Angioplasty not always appropriately used on non-acute patients

A study in the Journal of the American Medical Association has found for some stable patients, angioplasty is inappropriately used.

For the study, researchers compared data for more than 500,000 patients treated across the country between July 2009 and September 2010 with guidelines developed by in 2009 to determine whether hospitals were appropriately using the procedure.  Angioplasty is estimated to cost $20,000, according to the Wall Street Journal.

Key findings from the study:

  • For acute patients suffering a heart attack, which account for 70% of angioplasty cases, the procedure was appropriate almost 99% of the time. 
  • For more stable patients, the procedure was found to be inappropriate 12% of the time, and the benefits were uncertain 38% of the time.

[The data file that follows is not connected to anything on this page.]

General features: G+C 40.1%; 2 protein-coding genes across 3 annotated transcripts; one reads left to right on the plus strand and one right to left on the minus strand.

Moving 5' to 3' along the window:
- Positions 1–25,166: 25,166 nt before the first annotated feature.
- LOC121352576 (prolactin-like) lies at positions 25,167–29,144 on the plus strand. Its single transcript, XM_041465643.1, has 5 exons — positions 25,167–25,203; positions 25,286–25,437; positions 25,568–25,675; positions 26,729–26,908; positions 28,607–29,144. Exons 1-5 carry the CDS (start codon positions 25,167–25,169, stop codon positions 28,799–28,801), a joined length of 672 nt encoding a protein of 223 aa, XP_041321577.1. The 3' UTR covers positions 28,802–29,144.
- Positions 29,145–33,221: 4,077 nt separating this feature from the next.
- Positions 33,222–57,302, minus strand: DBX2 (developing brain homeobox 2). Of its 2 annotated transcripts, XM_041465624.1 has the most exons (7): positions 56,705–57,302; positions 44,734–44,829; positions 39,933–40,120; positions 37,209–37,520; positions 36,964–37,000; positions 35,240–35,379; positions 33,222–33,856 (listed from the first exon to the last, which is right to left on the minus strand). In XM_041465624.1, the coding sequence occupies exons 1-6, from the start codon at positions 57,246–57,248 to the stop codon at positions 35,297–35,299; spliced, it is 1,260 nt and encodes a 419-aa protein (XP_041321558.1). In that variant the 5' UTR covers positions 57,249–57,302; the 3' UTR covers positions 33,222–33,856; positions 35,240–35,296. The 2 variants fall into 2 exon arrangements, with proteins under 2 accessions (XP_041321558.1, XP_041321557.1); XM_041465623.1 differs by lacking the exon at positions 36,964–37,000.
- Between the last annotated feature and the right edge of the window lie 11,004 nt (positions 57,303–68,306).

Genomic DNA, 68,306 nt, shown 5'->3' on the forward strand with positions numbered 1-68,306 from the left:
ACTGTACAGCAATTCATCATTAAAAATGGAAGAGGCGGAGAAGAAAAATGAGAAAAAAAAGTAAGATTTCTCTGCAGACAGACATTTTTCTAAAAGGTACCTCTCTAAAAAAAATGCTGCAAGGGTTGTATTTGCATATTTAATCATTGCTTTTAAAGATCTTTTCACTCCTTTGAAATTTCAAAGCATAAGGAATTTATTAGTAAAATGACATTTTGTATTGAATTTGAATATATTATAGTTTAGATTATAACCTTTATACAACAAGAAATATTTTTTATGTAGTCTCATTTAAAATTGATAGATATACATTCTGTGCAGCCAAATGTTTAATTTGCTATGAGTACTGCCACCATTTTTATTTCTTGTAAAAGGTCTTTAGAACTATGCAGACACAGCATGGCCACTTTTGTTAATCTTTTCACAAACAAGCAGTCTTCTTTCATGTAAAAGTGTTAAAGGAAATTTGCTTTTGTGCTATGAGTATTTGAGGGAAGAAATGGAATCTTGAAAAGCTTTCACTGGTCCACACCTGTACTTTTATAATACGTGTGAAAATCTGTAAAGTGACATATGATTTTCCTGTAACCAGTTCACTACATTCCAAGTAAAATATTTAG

• There was wide variation across hospitals, with one quarter having an inappropriate case rate of 6% or less and another 25% performing 16% or more inappropriate cases.

The authors conclude that a better understanding of the reasons that inappropriate PCIs occur and reduction in their variation across hospitals should be targets for quality improvement.

(Sources: Journal of the American Medical Association, http://jama.ama-assn.org, July 2011; Wall Street Journal, http://online.wsj.com, July 6, 2011; The Advisory Board Daily Briefing, http://advisory.com, July 6, 2011)